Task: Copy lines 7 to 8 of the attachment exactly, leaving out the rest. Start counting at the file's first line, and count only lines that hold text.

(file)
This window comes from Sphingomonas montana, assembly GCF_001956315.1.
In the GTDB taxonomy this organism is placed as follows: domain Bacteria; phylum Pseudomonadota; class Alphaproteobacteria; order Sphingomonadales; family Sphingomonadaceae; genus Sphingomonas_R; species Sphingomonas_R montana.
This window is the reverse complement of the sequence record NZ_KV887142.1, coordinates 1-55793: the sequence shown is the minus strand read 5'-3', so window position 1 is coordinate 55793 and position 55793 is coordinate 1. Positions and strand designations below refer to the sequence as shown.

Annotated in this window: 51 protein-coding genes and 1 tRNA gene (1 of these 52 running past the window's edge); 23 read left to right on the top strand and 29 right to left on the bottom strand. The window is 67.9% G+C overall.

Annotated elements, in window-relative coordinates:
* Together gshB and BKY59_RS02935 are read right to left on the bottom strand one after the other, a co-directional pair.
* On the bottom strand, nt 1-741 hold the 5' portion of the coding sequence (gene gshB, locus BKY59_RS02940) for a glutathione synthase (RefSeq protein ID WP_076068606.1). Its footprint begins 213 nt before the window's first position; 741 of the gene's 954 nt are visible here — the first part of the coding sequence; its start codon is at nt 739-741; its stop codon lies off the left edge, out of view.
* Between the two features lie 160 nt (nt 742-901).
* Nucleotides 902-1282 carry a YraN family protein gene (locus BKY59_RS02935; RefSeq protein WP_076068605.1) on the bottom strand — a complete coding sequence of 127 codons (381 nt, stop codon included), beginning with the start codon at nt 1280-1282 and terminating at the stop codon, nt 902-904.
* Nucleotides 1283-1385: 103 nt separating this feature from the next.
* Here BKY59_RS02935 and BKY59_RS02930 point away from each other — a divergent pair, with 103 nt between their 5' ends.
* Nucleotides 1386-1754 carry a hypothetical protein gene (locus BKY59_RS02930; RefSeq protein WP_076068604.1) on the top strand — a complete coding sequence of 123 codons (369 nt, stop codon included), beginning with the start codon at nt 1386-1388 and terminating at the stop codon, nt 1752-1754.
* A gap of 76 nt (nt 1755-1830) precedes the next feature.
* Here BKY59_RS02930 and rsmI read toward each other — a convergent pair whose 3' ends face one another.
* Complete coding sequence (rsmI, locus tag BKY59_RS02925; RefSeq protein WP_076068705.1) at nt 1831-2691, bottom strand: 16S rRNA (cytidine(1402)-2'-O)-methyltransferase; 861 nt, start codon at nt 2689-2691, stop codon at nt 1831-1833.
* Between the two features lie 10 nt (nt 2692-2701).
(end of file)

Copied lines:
* On the bottom strand, nt 1-741 hold the 5' portion of the coding sequence (gene gshB, locus BKY59_RS02940) for a glutathione synthase (RefSeq protein ID WP_076068606.1). Its footprint begins 213 nt before the window's first position; 741 of the gene's 954 nt are visible here — the first part of the coding sequence; its start codon is at nt 739-741; its stop codon lies off the left edge, out of view.
* Between the two features lie 160 nt (nt 742-901).